Skip to content
My WebMD Sign In, Sign Up

Brain & Nervous System Health Center

Font Size

Electronystagmogram (ENG)

An electronystagmogram (ENG) measures normal eye movement and involuntary rapid eye movements called nystagmus. It also checks the muscles that control eye movements. ENG checks how well the eyes, inner ears camera.gif, and brain help you keep your balance and position (such as when you change from lying down to standing).

ENG is done to help see whether there is damage or a problem in how the inner ear, brain, or nerves connecting them work. These problems may cause dizziness, vertigo, or loss of balance.

Nystagmus occurs normally when the head is moved. But nystagmus without moving your head or nystagmus that does not go away may be caused by conditions that affect the inner ear, brain, or the nerves connecting them.

During ENG, electrodes are attached to the face near the eyes to record eye movements. The movements are recorded on graph paper. A series of recordings is done.

  • Baseline recordings are taken with your head at rest.
  • More recordings are done:
    • While you move your head up and down, left and right.
    • While you look at a moving object.
    • After warm or cold water (or air) is placed inside your ears.

Why It Is Done

An electronystagmogram (ENG) is done to:

  • Find where the problem is in the inner ear, brain, or nerves connecting them that is causing dizziness, vertigo, or a loss of balance.
  • Find any damage to structures or nerves in the inner ear, brain, or nerves connecting them.

How To Prepare

For 2 to 5 days before the test, you will be asked to stop taking:

Your doctor may ask you to eat a light meal or not eat for 3 to 4 hours before the test, because the test can cause nausea and vomiting.

Do not wear facial makeup during the test so the electrodes can attach to the skin.

If you normally wear glasses, contact lenses, or hearing aids, bring them to the test.

If you have a neck or back problem, tell your doctor, so your neck and back will be protected during the test.

How It Is Done

An electronystagmogram (ENG) may be done in a hospital or in a doctor's office by a doctor or hearing specialist (audiologist).

Before the test begins, your eyes and ears will be checked. Any earwax in your ear canal will be removed.

Five electrodes will be attached with a special paste to your face. You will be in a dark room for the test. The test may have six parts.

  • To find the right settings for the measuring tool, you will follow a moving point of light with only your eyes. You should not move your head during this part of the test.
  • Readings will be taken with your eyes closed. You may be given a mental task to do, such as an arithmetic problem, during this part of the test. Readings will be taken while you look straight ahead and to each side.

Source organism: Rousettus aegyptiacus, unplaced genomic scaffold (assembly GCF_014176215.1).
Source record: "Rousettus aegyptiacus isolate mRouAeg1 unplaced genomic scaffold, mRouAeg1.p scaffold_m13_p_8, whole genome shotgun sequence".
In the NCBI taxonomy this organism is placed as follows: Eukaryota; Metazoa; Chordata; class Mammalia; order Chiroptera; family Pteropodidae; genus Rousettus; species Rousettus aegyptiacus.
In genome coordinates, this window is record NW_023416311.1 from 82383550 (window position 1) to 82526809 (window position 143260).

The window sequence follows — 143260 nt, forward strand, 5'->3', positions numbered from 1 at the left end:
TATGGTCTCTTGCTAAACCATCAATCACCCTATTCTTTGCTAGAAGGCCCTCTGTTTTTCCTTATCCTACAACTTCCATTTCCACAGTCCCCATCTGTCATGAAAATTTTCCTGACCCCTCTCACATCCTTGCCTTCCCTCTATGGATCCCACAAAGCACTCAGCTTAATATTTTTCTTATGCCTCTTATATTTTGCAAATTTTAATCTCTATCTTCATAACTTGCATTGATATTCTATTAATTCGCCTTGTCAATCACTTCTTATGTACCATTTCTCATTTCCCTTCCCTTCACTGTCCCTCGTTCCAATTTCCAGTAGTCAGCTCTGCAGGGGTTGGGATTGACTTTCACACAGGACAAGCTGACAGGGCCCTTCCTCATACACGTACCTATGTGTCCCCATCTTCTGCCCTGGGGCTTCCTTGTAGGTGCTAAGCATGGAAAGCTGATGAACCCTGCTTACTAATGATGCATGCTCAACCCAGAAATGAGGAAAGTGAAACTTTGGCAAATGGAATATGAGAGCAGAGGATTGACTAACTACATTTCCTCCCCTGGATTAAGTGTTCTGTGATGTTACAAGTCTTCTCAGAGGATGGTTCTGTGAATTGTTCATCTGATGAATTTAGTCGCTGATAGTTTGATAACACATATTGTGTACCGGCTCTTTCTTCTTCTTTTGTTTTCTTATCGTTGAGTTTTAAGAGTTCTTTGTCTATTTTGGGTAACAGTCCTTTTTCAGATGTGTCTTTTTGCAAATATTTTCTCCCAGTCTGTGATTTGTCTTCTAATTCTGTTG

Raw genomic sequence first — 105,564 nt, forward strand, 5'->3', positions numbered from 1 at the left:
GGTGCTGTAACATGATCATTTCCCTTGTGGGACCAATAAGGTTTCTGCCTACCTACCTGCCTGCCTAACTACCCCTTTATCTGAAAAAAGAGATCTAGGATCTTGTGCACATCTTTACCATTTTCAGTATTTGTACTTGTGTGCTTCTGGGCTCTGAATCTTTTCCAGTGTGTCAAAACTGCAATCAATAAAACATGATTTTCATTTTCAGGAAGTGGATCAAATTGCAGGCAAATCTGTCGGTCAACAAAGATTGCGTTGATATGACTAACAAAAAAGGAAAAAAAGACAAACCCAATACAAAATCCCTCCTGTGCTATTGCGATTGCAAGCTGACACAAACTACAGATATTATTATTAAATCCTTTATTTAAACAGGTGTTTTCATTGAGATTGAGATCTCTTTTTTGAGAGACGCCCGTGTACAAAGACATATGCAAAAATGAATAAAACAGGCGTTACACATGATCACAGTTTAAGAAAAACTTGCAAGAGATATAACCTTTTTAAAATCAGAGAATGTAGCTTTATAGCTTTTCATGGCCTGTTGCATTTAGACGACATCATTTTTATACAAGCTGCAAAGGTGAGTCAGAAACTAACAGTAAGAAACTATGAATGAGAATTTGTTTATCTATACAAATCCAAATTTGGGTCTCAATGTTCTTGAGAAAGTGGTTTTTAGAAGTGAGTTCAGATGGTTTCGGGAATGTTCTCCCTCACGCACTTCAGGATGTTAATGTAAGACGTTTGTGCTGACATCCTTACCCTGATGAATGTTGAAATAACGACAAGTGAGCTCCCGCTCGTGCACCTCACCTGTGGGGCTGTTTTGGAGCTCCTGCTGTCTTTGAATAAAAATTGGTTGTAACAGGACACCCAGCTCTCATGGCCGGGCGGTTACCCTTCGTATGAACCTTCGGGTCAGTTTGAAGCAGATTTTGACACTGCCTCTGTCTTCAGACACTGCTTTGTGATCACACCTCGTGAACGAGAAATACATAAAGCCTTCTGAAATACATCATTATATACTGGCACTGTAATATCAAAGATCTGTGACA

• Readings will be taken while your eyes follow the back-and-forth movement of a pendulum.
  • Readings will be taken while you follow a series of moving objects out of your line of vision. As each object leaves your line of vision, you will be asked to look immediately at the next moving object.
  • Readings will be taken while you move your head from side to side and up and down. You may be asked to move your body (as well as your head) into different positions.
  • Near the end of the test, your eye movements may be recorded while cool and warm water is placed inside your ears. In some cases, warm and cool air may be blown gently into your ears instead of using water. This part of the test is called the caloric test and may be done without using electrodes near your eyes. The caloric test is not done if you have a perforated eardrum, because water used in the caloric test can get into the middle ear and lead to infection. The caloric test can be done with air instead of water, but if the eardrum is perforated, the caloric test may not be done at all.

The test may take 60 to 90 minutes.

WebMD Medical Reference from Healthwise

Last Updated: November 30, 2011
This information is not intended to replace the advice of a doctor. Healthwise disclaims any liability for the decisions you make based on this information.

Today on WebMD

nerve damage
Learn how this disease affects the nervous system.
senior woman with lost expression
Know the early warning signs.
 
Close up of eye
12 culprits that affect your ability to focus.
medical marijuana plant
What is it used for?
 
senior man
Article
brain research briefing
Article
 
Syringe
Article
Vaccine and needle
VIDEO
 
mans hands on laptop keyboard
Article
brain illustration stroke
Slideshow
 
most common stroke symptoms
Article
Parkinsons Disease Medications
Article